On April 20th, the PlayStation Network (PSN) went offline for “maintenance.” Here we are, on April 26th as I write this, and it is still down. A lot has happened in the last two days regarding information as to what has happened, and the answers we are getting are, to be frank, frightening.

To put it bluntly, if you own a PlayStation 3 (PS3) or a PlayStation Portable (PSP), and have created a PSN account to use online features, buy games online, etc, a good majority if your personal information has been compromised. The list of what has been compromised is below:

· Name

· Address

· Billing Address

· Country

· Birthdate

· Email address

· PSN login name and password

· Password security answers

· Purchase history

None of that is good, but the two bolded items are especially scary. I will get to that in a bit.

Sony has stated that this information was obtained during an “illegal and unauthorized intrusion into our network” that occurred between April 17th and 19th. Sony also states that while there is no evidence any Credit Card numbers or information has been compromised, they cannot rule out that possibility.

I’m not usually one to blow on a trumpet and say “this is scary” for a hack into a corporate network, it happens a lot more often than people realize. But this particular attack is frightening, for several reasons.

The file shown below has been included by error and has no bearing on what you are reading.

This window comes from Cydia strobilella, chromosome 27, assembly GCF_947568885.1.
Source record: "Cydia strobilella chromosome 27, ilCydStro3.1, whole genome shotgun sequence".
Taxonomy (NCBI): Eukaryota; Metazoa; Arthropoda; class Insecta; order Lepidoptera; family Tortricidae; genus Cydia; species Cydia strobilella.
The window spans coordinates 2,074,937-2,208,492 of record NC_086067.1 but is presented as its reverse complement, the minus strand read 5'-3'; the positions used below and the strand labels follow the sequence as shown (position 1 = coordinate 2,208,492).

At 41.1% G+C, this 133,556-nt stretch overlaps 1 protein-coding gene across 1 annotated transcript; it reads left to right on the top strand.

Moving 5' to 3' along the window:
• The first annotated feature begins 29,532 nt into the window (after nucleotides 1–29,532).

The first is that the attackers were able to obtain the actual user passwords. Anyone who has any knowledge of computer security whatsoever knows that one of the most basic principles of security is that passwords are stored in what is called a hash, which is a type of storage which is useless to anyone looking at it. A password would be stored as a series of random letters and numbers which cannot be reverse engineered to what the actual password is, as each hash is unique. To put it simply, if Sony had put the passwords in any secure matter whatsoever there would be no chance at all that they could have been compromised.

If you are a person who uses the same password for every account, this means that you should, right now, go and change your password for every other online service you use. I’m not kidding here. I’ll even wait for you to do it before I continue this post…….

Ok, now that that’s done, the second item, which could actually be worse, is that password security answers have been compromised. Those are the answers to the questions that you have to answer when you forget your password, the questions like “what is your mother’s maiden name?” or “what was your first pet’s name.” Having the answers to these questions doesn’t’ affect your PSN account, since they have your password anyway, but this means that even if you change it they have the answers to the questions that would let them change it again. And again, if you have used the same questions and answers to any other service, the potential exists for the attackers to compromise your passwords on other accounts, and again, even if you change the passwords, they can use these answers to get the new password.

Changing your security questions is likely harder than changing your password, but in the case of this breach, it is as important, if not more important than, changing those as well.

Again, Sony does say that there is no evidence that actual Credit Card numbers have been compromised, but that possibility does exist. I wouldn’t say you need to cancel your credit card associated with your PSN account right now, I’m not, but I will be watching it like a hawk for the foreseeable future.